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The story of the life of artist Ray Johnson is cloaked in mystery not only at the moment of his death, but also throughout a career that was difficult to know and to understand. As one of the seminal figures in the Pop Art era, Johnson is known as the founding father of mail art and as a collagist extraordinaire. But, overshadowed by those like Warhol who manipulated that world in a very dissimilar manner, he was also a reclusive and sometimes enigmatic figure who has been called New York's most famous unknown artist, but who challenged the commercial and critical establishment. Written by
Sujit R. Varma
"How to Draw a Bunny" is a documentary about Raymond Johnson, an eccentric modern artist (isn't that a redundancy?), whose suicide by drowning in early 1995 was thought by many to have been his final and most grandiose act of "performance art." Famous for his trademark "bunny" signature, Johnson made his name primarily as a producer of abstract paintings and collages built on iconic images from the pop culture world around him.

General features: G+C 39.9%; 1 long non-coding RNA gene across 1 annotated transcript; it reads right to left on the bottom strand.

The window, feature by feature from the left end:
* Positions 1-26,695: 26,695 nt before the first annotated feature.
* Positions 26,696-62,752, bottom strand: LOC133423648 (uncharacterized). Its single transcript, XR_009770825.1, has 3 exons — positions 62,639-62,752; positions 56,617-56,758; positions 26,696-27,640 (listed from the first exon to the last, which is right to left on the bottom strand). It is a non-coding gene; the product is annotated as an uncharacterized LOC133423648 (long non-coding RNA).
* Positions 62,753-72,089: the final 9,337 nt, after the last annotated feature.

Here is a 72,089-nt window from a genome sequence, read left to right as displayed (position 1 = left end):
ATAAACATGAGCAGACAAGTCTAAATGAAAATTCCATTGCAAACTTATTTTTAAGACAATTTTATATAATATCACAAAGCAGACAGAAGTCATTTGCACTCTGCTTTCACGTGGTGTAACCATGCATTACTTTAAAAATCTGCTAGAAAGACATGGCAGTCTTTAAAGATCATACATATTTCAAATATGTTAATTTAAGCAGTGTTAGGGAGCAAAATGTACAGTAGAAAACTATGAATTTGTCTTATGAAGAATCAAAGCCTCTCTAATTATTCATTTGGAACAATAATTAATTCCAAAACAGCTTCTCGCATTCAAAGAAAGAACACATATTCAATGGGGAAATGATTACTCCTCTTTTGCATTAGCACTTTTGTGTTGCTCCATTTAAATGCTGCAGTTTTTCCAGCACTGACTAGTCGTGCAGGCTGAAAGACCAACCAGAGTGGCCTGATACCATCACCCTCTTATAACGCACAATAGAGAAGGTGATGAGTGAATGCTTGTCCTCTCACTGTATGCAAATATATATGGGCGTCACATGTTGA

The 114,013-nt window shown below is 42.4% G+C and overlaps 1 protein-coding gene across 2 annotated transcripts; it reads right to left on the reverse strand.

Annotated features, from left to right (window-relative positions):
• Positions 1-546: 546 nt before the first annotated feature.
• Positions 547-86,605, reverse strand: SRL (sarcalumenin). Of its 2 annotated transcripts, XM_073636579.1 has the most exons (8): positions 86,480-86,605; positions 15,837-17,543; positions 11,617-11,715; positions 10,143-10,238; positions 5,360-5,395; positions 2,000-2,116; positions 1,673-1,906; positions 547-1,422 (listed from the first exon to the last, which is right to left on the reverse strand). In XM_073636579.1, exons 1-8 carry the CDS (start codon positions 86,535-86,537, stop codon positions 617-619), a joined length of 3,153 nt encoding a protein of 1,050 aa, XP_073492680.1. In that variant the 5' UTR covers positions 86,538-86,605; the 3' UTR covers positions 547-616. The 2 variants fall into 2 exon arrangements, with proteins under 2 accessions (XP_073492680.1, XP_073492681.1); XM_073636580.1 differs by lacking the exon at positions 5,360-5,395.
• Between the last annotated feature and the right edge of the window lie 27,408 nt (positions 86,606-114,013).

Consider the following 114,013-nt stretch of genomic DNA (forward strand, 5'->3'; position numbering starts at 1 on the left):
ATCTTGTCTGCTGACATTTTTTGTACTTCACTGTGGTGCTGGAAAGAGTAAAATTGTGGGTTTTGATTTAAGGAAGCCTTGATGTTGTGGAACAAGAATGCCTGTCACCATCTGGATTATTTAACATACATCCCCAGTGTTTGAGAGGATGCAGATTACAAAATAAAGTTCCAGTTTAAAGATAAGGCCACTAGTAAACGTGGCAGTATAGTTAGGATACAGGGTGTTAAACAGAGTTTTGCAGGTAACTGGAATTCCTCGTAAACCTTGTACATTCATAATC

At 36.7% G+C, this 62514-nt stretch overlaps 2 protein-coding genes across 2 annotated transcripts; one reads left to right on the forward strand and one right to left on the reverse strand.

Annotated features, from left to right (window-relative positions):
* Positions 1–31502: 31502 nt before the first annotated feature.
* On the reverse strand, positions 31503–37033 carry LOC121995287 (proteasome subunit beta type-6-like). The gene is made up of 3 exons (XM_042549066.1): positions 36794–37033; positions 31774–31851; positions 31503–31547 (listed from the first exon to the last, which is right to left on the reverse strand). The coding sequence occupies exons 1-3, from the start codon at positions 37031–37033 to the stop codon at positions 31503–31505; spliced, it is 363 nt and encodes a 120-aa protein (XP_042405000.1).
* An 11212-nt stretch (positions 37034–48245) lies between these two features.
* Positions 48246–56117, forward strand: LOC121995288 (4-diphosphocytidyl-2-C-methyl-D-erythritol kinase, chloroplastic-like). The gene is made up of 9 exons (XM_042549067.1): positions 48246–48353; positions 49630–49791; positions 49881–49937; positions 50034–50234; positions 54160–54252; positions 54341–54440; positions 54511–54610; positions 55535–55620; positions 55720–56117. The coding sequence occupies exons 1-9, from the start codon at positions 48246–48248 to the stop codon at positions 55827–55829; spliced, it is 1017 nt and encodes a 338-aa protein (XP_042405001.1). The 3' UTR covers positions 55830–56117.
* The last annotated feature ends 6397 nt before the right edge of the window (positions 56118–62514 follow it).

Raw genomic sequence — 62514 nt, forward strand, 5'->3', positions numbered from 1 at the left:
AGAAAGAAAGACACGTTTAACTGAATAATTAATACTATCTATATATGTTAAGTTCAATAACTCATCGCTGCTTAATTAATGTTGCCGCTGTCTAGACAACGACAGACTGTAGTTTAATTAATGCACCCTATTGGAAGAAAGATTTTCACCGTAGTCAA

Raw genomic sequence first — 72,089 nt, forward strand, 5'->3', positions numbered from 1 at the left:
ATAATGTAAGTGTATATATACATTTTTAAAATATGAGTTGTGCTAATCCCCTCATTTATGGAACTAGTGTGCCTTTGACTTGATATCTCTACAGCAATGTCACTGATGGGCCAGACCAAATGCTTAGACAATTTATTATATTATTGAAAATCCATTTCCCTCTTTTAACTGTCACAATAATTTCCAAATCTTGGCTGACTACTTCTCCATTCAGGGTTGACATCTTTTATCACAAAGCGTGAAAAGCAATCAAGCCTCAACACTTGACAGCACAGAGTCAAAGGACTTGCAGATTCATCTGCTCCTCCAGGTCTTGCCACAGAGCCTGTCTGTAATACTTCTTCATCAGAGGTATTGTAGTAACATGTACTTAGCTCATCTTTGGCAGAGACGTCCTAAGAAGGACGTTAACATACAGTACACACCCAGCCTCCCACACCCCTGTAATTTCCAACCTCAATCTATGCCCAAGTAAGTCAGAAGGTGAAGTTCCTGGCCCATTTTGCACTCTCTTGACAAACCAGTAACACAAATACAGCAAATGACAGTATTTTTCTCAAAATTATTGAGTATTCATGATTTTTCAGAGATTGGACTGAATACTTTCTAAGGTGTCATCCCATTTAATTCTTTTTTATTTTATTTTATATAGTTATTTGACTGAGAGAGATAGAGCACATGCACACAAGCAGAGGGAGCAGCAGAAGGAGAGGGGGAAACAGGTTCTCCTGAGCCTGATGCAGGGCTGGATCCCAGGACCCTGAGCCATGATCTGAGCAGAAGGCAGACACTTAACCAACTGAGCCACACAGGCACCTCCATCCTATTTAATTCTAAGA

The film provides a generous sampling of Johnson's work, along with interviews with counterculture friends and supporters who often seem more bizarre and "out there" than Johnson himself reportedly was - although in the few video clips we see of Johnson, he really does seem to be operating in his own little different-drummer world. However, one of the problems with choosing Johnson as the subject of a documentary is that he was so innately reticent about himself that it was hard even for people who were close to him to get to know who he really was. Interviewee after interviewee makes this point about him, and yet these were the people who actually knew him! How much more difficult is it for us then - who didn't know him at all or knew him strictly through the work of his we saw and admired - to find out who he was. Thus, right from the get-go, the film faces self-imposed limits on just how revelatory it can end up being. In a similar way, despite all the words uttered about the works themselves by the people being interviewed, the film offers us surprisingly little analysis of the artwork's underlying significance and "meaning." As one of the women interviewed tells us, she never really understood what Raymond was trying to say through his works; she just enjoyed the thrill of experiencing them. And, perhaps, that is the best way to approach "How to Draw a Bunny" itself. Don't go into it expecting a deep and profound examination of all that it is showing us; just enjoy the artwork for its own intrinsic value and sake. That's probably the way Johnson would have wanted it anyway.
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